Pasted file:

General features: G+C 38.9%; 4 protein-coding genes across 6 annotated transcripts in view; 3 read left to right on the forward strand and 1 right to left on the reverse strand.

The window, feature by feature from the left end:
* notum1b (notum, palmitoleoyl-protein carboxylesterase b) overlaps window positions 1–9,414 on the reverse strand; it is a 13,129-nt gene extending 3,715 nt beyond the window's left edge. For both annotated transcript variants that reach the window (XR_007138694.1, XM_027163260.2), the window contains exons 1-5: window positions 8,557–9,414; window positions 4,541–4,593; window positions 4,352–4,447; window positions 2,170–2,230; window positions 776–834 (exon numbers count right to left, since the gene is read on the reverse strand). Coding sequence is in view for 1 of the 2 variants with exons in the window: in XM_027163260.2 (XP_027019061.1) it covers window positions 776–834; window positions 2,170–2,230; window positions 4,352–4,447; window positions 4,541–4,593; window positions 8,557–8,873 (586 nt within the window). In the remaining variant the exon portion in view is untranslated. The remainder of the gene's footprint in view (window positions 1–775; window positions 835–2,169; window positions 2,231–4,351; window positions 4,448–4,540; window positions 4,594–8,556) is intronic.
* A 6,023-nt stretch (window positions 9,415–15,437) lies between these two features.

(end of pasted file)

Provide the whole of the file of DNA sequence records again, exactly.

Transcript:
General features: G+C 38.9%; 4 protein-coding genes across 6 annotated transcripts in view; 3 read left to right on the forward strand and 1 right to left on the reverse strand.

The window, feature by feature from the left end:
* notum1b (notum, palmitoleoyl-protein carboxylesterase b) overlaps window positions 1–9,414 on the reverse strand; it is a 13,129-nt gene extending 3,715 nt beyond the window's left edge. For both annotated transcript variants that reach the window (XR_007138694.1, XM_027163260.2), the window contains exons 1-5: window positions 8,557–9,414; window positions 4,541–4,593; window positions 4,352–4,447; window positions 2,170–2,230; window positions 776–834 (exon numbers count right to left, since the gene is read on the reverse strand). Coding sequence is in view for 1 of the 2 variants with exons in the window: in XM_027163260.2 (XP_027019061.1) it covers window positions 776–834; window positions 2,170–2,230; window positions 4,352–4,447; window positions 4,541–4,593; window positions 8,557–8,873 (586 nt within the window). In the remaining variant the exon portion in view is untranslated. The remainder of the gene's footprint in view (window positions 1–775; window positions 835–2,169; window positions 2,231–4,351; window positions 4,448–4,540; window positions 4,594–8,556) is intronic.
* A 6,023-nt stretch (window positions 9,415–15,437) lies between these two features.